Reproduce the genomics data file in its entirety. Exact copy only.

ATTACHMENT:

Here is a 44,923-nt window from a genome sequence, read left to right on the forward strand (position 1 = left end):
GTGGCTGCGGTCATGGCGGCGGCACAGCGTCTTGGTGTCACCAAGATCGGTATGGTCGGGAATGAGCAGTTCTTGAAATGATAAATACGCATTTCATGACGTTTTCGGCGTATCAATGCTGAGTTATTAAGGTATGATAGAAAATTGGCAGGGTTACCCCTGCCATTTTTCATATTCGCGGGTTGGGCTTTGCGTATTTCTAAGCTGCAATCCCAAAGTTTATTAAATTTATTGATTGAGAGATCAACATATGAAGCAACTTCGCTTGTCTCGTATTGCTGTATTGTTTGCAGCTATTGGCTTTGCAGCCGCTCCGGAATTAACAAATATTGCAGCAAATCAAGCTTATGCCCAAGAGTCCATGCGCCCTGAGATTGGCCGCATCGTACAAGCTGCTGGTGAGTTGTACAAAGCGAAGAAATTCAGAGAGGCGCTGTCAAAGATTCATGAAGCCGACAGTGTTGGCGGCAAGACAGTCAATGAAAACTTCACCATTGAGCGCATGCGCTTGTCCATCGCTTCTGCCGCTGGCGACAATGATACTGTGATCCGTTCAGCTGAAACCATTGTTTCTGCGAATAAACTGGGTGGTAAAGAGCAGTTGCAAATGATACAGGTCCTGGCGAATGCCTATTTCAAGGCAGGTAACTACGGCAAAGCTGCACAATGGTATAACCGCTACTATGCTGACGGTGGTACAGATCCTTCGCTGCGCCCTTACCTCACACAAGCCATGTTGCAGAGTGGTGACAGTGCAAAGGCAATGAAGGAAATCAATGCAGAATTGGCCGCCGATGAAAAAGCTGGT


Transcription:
Here is a 44,923-nt window from a genome sequence, read left to right on the forward strand (position 1 = left end):
GTGGCTGCGGTCATGGCGGCGGCACAGCGTCTTGGTGTCACCAAGATCGGTATGGTCGGGAATGAGCAGTTCTTGAAATGATAAATACGCATTTCATGACGTTTTCGGCGTATCAATGCTGAGTTATTAAGGTATGATAGAAAATTGGCAGGGTTACCCCTGCCATTTTTCATATTCGCGGGTTGGGCTTTGCGTATTTCTAAGCTGCAATCCCAAAGTTTATTAAATTTATTGATTGAGAGATCAACATATGAAGCAACTTCGCTTGTCTCGTATTGCTGTATTGTTTGCAGCTATTGGCTTTGCAGCCGCTCCGGAATTAACAAATATTGCAGCAAATCAAGCTTATGCCCAAGAGTCCATGCGCCCTGAGATTGGCCGCATCGTACAAGCTGCTGGTGAGTTGTACAAAGCGAAGAAATTCAGAGAGGCGCTGTCAAAGATTCATGAAGCCGACAGTGTTGGCGGCAAGACAGTCAATGAAAACTTCACCATTGAGCGCATGCGCTTGTCCATCGCTTCTGCCGCTGGCGACAATGATACTGTGATCCGTTCAGCTGAAACCATTGTTTCTGCGAATAAACTGGGTGGTAAAGAGCAGTTGCAAATGATACAGGTCCTGGCGAATGCCTATTTCAAGGCAGGTAACTACGGCAAAGCTGCACAATGGTATAACCGCTACTATGCTGACGGTGGTACAGATCCTTCGCTGCGCCCTTACCTCACACAAGCCATGTTGCAGAGTGGTGACAGTGCAAAGGCAATGAAGGAAATCAATGCAGAATTGGCCGCCGATGAAAAAGCTGGT